Possibly Pythonic Tail Call Optimization (TCO/TRE)

Joonas Liik liik.joonas at gmail.com
Thu Jul 16 19:34:20 CEST 2015


On 16 July 2015 at 20:03, Chris Angelico <rosuav at gmail.com> wrote:
>
> The trouble with that is that it can quickly run you out memory when
> you accidentally trigger infinite recursion. A classic example is a
> simple wrapper function...
>
> def print(msg):
>     print(ctime()+" "+msg)
>
> With the recursion limit at its default of 1000, this can't do more
> than 1000 iterations before the system detects that it's stuck. With
> an infinite stack, this could destroy your system memory and then
> finally terminate with MemoryError... if you're lucky. If you're not,
> the whole system could get wedged before this gets killed. (Imagine,
> for instance, a computer with a large hard disk devoted to virtual
> memory. Long before that's exhausted, the system will be practically
> unusable, because every little operation will require going back to
> the disk.)
>

That all sounds reasonable. However that can be looked another way.
Soppose you have some code that traverses some tree, a strange
imbalanced tree (say from some xml)

It is, semantically at least, a reasonable aproach to process such a
structure with some recursive function.
Lets say we have a function that counts all <li> elements in a
document for example. and recursively traverses the element tree.
Because most xml is relatively flat (let's assume its rare to find
more than 100 levels of nesting say) this function would perform
perfectly well for most cases.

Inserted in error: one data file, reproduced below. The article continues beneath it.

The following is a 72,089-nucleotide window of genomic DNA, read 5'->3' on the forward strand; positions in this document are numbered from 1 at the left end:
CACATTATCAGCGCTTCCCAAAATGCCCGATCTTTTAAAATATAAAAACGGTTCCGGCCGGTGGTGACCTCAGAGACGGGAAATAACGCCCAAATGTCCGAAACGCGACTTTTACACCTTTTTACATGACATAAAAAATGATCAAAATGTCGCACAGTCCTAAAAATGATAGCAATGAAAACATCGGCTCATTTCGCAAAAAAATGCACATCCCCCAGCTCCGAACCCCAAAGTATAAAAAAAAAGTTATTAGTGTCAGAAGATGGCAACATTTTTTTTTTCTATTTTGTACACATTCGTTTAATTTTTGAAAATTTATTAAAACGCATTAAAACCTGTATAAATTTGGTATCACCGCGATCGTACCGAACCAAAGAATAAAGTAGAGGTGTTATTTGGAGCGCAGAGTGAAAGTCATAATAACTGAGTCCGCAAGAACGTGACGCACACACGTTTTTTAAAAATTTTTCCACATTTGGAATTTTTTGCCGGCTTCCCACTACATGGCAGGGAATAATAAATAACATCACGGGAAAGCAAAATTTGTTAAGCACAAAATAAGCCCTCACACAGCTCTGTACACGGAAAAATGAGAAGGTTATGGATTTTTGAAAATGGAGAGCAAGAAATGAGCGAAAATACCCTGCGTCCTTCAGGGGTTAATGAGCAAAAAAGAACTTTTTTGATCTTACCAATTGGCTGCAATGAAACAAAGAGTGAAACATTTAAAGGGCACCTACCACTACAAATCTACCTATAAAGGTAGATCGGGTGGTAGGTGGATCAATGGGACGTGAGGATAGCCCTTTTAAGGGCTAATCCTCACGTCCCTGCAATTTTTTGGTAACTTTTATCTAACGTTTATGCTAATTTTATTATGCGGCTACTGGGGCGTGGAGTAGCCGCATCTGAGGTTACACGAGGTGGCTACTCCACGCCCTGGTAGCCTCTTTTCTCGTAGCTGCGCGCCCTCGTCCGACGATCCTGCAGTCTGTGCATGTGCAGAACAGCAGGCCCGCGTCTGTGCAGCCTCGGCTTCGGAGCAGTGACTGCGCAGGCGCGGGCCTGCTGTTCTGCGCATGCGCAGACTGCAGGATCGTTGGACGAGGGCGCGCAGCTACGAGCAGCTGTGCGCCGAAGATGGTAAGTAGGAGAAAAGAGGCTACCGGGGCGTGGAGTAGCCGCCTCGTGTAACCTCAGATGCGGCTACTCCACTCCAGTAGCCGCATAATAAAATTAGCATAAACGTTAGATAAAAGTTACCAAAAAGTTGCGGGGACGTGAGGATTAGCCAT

however if some guy sent you an xml document with 1000 levels of
nesting your program would crash.

Now suddenly you have perfectly good functioning code that randomly
crashes. because of some arbitrary limit.
it most distinctly reminds me of a certain programming language that
kills your thread after 30000 operations because you are
obviously-in-an-infinite-loop.
it leaves a very bad taste in my mouth.

That 30k limit (much less lines of source code ofc) is the reason you
need nasty hacks to do stuff like implement BigInteger.
That 1k stack limit is the limit you cant use perfectly good code
just because your input data has some weird quirk.

This puts python on par with jass2 and this deeply saddens me.

Now i admit that it is possible to have infinite recursion but it is
also possiblew to have infinite loops. and we don't kill your code
after 1000 iterations of a while loop so why should we treat recursion
any differently?

Having a user defined maximum stack limit might be a good idea, eg if
my stack takes up 100MB its prolly broke, but it should be my duty as
a programmer to specify such a limit, not have it inflicted upon me
(worse, in a manner that cannot be changed!).


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